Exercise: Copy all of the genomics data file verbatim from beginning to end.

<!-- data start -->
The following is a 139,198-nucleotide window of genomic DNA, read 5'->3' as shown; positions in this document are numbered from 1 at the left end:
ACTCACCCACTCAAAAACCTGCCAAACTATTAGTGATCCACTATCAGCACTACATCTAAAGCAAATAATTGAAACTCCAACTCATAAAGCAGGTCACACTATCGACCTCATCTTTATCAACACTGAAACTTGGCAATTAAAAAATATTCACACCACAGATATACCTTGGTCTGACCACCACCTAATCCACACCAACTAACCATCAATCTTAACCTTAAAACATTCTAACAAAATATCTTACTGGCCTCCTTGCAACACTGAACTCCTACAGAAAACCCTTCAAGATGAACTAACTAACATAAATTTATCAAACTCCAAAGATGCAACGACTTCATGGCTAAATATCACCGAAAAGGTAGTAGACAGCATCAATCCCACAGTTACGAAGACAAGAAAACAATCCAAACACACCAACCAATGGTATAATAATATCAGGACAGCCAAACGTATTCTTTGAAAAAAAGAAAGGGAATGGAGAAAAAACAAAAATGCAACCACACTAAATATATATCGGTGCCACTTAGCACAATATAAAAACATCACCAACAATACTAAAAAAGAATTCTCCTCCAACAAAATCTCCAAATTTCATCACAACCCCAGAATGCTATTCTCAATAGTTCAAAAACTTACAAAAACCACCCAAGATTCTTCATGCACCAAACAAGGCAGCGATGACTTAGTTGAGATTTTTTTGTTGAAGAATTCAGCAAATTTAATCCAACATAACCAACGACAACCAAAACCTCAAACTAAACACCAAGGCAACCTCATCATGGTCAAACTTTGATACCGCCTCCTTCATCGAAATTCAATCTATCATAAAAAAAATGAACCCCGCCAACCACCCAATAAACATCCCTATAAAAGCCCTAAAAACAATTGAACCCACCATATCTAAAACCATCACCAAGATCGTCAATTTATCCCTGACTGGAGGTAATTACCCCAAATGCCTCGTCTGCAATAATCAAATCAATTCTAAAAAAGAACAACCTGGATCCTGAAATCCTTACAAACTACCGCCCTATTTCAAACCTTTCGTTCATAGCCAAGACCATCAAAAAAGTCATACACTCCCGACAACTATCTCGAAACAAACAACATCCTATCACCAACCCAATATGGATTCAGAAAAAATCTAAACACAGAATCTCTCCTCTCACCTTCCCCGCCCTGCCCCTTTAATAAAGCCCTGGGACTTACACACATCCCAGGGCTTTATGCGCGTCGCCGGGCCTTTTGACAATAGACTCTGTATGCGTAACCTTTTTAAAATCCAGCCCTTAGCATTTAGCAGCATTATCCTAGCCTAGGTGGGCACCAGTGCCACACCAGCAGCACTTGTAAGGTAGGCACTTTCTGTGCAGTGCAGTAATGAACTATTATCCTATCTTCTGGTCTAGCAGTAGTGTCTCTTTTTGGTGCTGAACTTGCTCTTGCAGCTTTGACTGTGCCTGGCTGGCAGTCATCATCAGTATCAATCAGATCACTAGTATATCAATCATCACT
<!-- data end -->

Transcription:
The following is a 139,198-nucleotide window of genomic DNA, read 5'->3' as shown; positions in this document are numbered from 1 at the left end:
ACTCACCCACTCAAAAACCTGCCAAACTATTAGTGATCCACTATCAGCACTACATCTAAAGCAAATAATTGAAACTCCAACTCATAAAGCAGGTCACACTATCGACCTCATCTTTATCAACACTGAAACTTGGCAATTAAAAAATATTCACACCACAGATATACCTTGGTCTGACCACCACCTAATCCACACCAACTAACCATCAATCTTAACCTTAAAACATTCTAACAAAATATCTTACTGGCCTCCTTGCAACACTGAACTCCTACAGAAAACCCTTCAAGATGAACTAACTAACATAAATTTATCAAACTCCAAAGATGCAACGACTTCATGGCTAAATATCACCGAAAAGGTAGTAGACAGCATCAATCCCACAGTTACGAAGACAAGAAAACAATCCAAACACACCAACCAATGGTATAATAATATCAGGACAGCCAAACGTATTCTTTGAAAAAAAGAAAGGGAATGGAGAAAAAACAAAAATGCAACCACACTAAATATATATCGGTGCCACTTAGCACAATATAAAAACATCACCAACAATACTAAAAAAGAATTCTCCTCCAACAAAATCTCCAAATTTCATCACAACCCCAGAATGCTATTCTCAATAGTTCAAAAACTTACAAAAACCACCCAAGATTCTTCATGCACCAAACAAGGCAGCGATGACTTAGTTGAGATTTTTTTGTTGAAGAATTCAGCAAATTTAATCCAACATAACCAACGACAACCAAAACCTCAAACTAAACACCAAGGCAACCTCATCATGGTCAAACTTTGATACCGCCTCCTTCATCGAAATTCAATCTATCATAAAAAAAATGAACCCCGCCAACCACCCAATAAACATCCCTATAAAAGCCCTAAAAACAATTGAACCCACCATATCTAAAACCATCACCAAGATCGTCAATTTATCCCTGACTGGAGGTAATTACCCCAAATGCCTCGTCTGCAATAATCAAATCAATTCTAAAAAAGAACAACCTGGATCCTGAAATCCTTACAAACTACCGCCCTATTTCAAACCTTTCGTTCATAGCCAAGACCATCAAAAAAGTCATACACTCCCGACAACTATCTCGAAACAAACAACATCCTATCACCAACCCAATATGGATTCAGAAAAAATCTAAACACAGAATCTCTCCTCTCACCTTCCCCGCCCTGCCCCTTTAATAAAGCCCTGGGACTTACACACATCCCAGGGCTTTATGCGCGTCGCCGGGCCTTTTGACAATAGACTCTGTATGCGTAACCTTTTTAAAATCCAGCCCTTAGCATTTAGCAGCATTATCCTAGCCTAGGTGGGCACCAGTGCCACACCAGCAGCACTTGTAAGGTAGGCACTTTCTGTGCAGTGCAGTAATGAACTATTATCCTATCTTCTGGTCTAGCAGTAGTGTCTCTTTTTGGTGCTGAACTTGCTCTTGCAGCTTTGACTGTGCCTGGCTGGCAGTCATCATCAGTATCAATCAGATCACTAGTATATCAATCATCACT